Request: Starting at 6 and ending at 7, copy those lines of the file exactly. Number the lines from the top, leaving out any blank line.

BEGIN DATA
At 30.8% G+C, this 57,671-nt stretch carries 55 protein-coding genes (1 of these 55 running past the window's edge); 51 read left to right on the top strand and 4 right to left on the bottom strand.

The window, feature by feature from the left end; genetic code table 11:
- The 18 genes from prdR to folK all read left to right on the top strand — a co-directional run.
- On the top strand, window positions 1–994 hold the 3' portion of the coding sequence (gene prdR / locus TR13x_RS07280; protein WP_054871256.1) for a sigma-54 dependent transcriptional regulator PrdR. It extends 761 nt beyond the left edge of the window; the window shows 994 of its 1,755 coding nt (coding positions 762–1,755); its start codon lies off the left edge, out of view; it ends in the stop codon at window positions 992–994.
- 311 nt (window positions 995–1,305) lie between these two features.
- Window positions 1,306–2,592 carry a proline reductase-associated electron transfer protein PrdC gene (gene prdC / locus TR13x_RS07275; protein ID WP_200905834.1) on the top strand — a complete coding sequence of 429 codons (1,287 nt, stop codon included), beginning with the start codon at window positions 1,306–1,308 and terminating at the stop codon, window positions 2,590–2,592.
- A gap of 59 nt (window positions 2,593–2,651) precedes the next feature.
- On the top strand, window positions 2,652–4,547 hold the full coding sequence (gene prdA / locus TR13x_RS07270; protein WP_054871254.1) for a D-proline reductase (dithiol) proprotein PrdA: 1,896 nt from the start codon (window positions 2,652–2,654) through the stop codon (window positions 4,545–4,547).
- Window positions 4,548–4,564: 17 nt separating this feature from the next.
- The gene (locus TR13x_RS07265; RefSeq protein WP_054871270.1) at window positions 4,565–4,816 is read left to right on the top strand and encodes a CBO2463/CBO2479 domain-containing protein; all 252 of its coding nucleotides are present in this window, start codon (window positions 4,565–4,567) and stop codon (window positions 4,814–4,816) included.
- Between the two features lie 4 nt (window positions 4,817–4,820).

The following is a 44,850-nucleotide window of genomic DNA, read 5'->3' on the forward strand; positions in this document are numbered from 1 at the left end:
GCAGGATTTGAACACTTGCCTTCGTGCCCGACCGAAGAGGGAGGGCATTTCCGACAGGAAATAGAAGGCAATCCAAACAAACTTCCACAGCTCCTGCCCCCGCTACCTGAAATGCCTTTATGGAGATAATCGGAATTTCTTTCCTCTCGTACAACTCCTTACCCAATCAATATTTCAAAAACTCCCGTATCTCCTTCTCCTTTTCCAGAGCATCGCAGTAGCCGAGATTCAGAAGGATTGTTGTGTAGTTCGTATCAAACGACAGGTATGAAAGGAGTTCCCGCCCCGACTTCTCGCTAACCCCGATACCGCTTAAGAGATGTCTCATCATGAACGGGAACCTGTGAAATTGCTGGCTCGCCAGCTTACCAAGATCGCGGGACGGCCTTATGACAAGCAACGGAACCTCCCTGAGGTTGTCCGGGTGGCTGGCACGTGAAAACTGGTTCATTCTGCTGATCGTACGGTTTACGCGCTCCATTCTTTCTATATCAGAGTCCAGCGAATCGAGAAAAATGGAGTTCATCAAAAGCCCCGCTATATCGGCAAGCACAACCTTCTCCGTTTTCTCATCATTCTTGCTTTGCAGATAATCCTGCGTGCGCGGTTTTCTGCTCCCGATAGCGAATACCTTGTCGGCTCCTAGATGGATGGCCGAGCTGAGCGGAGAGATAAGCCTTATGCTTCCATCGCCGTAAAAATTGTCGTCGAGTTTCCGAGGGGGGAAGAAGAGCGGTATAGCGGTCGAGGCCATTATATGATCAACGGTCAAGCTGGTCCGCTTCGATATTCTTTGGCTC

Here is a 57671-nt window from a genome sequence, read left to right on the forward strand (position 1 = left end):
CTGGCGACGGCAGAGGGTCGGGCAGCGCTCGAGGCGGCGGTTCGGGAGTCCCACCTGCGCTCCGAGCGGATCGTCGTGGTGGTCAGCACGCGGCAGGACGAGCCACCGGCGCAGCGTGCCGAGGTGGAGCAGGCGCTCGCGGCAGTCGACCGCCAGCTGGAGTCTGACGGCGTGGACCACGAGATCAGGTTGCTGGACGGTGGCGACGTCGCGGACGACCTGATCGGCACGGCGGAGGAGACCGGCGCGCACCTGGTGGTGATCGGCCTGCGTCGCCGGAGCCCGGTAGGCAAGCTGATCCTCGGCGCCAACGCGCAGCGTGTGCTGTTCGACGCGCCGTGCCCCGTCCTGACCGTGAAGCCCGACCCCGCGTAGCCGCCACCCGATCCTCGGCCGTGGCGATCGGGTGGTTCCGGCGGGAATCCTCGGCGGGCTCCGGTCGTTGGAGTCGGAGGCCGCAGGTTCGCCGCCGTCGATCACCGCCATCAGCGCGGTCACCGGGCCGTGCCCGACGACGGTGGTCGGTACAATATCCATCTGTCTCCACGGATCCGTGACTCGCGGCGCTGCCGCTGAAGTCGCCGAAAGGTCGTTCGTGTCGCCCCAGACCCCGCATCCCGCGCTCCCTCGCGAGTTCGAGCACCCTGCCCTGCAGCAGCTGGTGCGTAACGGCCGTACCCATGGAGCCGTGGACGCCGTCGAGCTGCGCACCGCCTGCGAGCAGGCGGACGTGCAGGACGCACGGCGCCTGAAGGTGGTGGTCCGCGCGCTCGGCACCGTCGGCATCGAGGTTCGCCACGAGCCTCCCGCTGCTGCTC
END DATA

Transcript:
- Window positions 1,306–2,592 carry a proline reductase-associated electron transfer protein PrdC gene (gene prdC / locus TR13x_RS07275; protein ID WP_200905834.1) on the top strand — a complete coding sequence of 429 codons (1,287 nt, stop codon included), beginning with the start codon at window positions 1,306–1,308 and terminating at the stop codon, window positions 2,590–2,592.
- A gap of 59 nt (window positions 2,593–2,651) precedes the next feature.